It’s time for the seasonal flu vaccine!

This year, it’s more important than ever that you get your flu vaccine early for seasonal influenza. With Covid-19 still active and a potential resurgence over the fall and winter, you need all the protection you can get. While the seasonal flu vaccine will not protect you from Covid-19, it will help ensure that hospitals and healthcare providers don’t get overwhelmed by a double whammy, or what some are calling a “twindemic.”

But making it a priority to get a flu vaccine isn’t simply to help preserve precious health care resources for others, it’s also good for protection you. Remember, the seasonal flu can be a killer, claiming thousands of lives each year. Also, health experts think that it is possible to contract seasonal influenza and Covid-19 at the same time, so you want to prevent your own personal “twindemic.” While a vaccine is not an ironclad guarantee that you won’t still get a seasonal bug, flu vaccines have been shown to reduce the risk of flu illness, hospitalization, and death. In other words, if you do get a flu, the vaccine will make your illness less severe, and make it less likely you’ll end up in the hospital. This is particularly important for high-risk people and people with underlying health conditions.

This year, health officials recommend getting your vaccines early, ideally in September or October before the flu season starts. But if you miss this time frame, should you still get vaccinated? Health officials say yes, up through January.

Here’s who the CDC recommends get vaccinated:

  • Everyone above the age of 6 months
  • Those who are at a high risk, such as adults over 65 years old and people with underlying medical conditions (cancer, heart disease, asthma – see more)
  • Pregnant women
  • Caretakers exposed to vulnerable groups
  • Healthcare workers and essential workers

Be aware that there are different vaccines recommended for different populations. There are special vaccines for young children, and higher dosage vaccines for adults 65 years old and older. This year, there is one vaccine for seniors that has been updated to protect against four strains of influenza, rather than three as in previous years.
Learn more about which vaccine is most appropriate for you at the CDC.

Where to get flu shots

In the past, many people got flu shots at work, but with the prevalence of remote work during the pandemic, most people will be on their own this year. There are many  places to get a shot, such as pharmacies, clinics and doctors’ offices – and some communities may even set up drive-through flu vaccine sites. Use the Vaccine Finder to find places near you based on the type of vaccine you need. Remember to check if  the facility is walk-in or by appointment and be sure to review any required Covid-19 health procedures and costs. If you have private insurance, Medicare, or Medicaid, you’ll probably only need to cover a copay, but if you don’t have insurance, shop around because prices can vary.

Here’s more info and more flu resources:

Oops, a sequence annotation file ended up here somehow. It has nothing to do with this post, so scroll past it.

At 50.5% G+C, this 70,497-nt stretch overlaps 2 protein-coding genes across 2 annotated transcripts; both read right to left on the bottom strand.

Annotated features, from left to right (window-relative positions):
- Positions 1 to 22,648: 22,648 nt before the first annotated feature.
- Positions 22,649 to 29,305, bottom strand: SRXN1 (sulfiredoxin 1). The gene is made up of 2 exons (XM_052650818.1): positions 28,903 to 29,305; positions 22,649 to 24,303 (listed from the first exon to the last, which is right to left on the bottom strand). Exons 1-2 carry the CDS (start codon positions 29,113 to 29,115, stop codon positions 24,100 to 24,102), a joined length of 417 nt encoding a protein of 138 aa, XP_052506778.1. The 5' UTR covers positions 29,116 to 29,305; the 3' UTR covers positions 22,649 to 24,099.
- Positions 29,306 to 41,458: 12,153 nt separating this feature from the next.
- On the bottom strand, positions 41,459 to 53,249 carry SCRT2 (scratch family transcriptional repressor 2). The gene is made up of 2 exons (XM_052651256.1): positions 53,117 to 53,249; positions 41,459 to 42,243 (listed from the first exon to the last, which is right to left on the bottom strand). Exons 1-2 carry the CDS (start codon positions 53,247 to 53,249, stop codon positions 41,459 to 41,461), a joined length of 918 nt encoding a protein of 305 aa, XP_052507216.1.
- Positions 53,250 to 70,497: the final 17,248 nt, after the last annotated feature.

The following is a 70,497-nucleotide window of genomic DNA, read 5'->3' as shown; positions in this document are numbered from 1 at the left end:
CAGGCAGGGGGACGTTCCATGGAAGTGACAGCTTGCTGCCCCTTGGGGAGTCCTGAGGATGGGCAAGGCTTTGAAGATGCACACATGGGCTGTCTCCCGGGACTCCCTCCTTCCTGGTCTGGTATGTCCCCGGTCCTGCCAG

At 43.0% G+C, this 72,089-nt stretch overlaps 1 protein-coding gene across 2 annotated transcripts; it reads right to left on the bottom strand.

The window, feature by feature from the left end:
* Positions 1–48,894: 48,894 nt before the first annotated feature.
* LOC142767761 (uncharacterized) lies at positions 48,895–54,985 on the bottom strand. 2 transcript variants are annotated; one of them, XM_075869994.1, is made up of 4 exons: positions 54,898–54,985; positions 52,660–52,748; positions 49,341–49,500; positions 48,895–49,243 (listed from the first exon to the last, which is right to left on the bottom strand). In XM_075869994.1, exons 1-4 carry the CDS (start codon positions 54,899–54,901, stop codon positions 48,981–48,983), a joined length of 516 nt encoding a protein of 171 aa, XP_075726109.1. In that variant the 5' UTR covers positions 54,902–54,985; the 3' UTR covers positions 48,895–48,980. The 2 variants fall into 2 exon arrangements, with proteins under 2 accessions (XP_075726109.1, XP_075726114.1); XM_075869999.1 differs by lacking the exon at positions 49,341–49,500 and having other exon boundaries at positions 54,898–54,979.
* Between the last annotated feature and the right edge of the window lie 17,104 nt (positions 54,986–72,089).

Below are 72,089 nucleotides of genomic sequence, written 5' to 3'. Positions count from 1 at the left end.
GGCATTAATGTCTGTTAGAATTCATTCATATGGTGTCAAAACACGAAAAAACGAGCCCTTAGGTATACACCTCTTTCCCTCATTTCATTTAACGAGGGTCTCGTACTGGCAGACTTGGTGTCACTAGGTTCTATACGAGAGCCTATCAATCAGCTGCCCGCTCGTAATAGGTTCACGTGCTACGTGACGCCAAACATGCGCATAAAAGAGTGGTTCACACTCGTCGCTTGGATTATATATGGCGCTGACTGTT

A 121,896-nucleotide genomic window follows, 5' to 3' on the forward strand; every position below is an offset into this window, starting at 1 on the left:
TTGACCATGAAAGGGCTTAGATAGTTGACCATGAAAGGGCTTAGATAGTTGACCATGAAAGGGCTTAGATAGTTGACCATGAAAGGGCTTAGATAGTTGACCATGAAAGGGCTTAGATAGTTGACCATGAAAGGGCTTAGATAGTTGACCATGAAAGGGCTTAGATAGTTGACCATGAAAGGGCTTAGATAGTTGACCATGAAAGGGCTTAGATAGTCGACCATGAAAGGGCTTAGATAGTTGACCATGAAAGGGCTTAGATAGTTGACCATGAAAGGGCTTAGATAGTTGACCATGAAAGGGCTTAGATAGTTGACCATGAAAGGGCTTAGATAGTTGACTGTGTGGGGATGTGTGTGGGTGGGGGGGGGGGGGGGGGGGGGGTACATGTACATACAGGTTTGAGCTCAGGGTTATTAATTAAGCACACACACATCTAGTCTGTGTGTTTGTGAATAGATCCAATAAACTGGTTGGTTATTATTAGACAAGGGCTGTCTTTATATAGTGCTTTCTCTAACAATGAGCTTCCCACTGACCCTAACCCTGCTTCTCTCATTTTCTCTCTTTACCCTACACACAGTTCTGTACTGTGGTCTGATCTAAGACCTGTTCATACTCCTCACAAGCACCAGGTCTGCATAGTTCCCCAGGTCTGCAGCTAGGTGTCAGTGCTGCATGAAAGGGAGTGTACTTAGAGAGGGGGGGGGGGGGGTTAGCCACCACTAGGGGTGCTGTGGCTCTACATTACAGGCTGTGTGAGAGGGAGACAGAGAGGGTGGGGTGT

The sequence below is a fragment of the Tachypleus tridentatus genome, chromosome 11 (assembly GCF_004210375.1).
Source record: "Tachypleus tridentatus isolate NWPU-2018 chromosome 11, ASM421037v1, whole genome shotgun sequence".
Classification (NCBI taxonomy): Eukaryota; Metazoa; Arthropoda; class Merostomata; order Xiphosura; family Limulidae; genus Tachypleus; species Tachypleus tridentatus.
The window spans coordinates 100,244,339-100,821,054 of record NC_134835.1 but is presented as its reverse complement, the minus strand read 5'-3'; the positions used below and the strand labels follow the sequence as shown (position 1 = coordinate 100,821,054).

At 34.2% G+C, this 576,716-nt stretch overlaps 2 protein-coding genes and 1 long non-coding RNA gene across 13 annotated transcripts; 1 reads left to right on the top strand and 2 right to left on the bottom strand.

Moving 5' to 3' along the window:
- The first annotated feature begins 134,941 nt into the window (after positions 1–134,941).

Reprinted from Renaissance Alliance – no usage without permission.



June is Men’s Health Month: Raising awareness about health checkups and screenings

Let the men in your life know how much they mean to you by encouraging them to get healthy! June is Men’s Health Month, a time to encourage and support all the men in our lives to get health screenings and checkups. Why? Quite simply, the founders of this initiative say that “men live sicker and die younger.” The dedicated month is sponsored by the Men’s Health Network (MHN), a national non-profit whose mission is to reach men, boys, and their families where they live, work, play, and pray with health awareness and disease prevention messages and tools, screening programs, educational materials, advocacy opportunities, and patient navigation.

MHN says that part of the reason men have a shorter life expectancy than women is that men are “more likely to go long periods of time without going to the doctor, they’re less likely to adopt preventive health measures, and are more likely to engage in risky behaviors.” Men’s Health Month aims to raise awareness and to shine a spotlight on the need for men to a more active approach to their health.

This MHN pamphlet Get It Checked offers a handy, printable schedule of checkups and age-appropriate  screenings for both men and women, Among other resources and initiatives, MHN sponsors the Men’s Health Resource Center, which offers multimedia and articles on such health topics as aging, cancers, cardiovascular health, diabetes, mental health, prostate health, sexual & reproductive health, and much more. They also offer information on fatherhood, behavioral health and nutrition.

Part of the reason MHN chose June as the dedicated awareness month is that it’s the month in which we all think about one of the most important men in our lives on Father’s Day. In addition to the month-long observance, they also sponsor Men’s Heath Week, which falls in the week prior to Father’s Day, and a Wear Blue Day, which this year falls on Friday the 19th.

If you’re a healthy man, spread the word.  If you are a woman, make sure you remind the men in your life to look after their health!

Men's Health Month infographic

Reprinted from Renaissance Alliance – no usage without permission.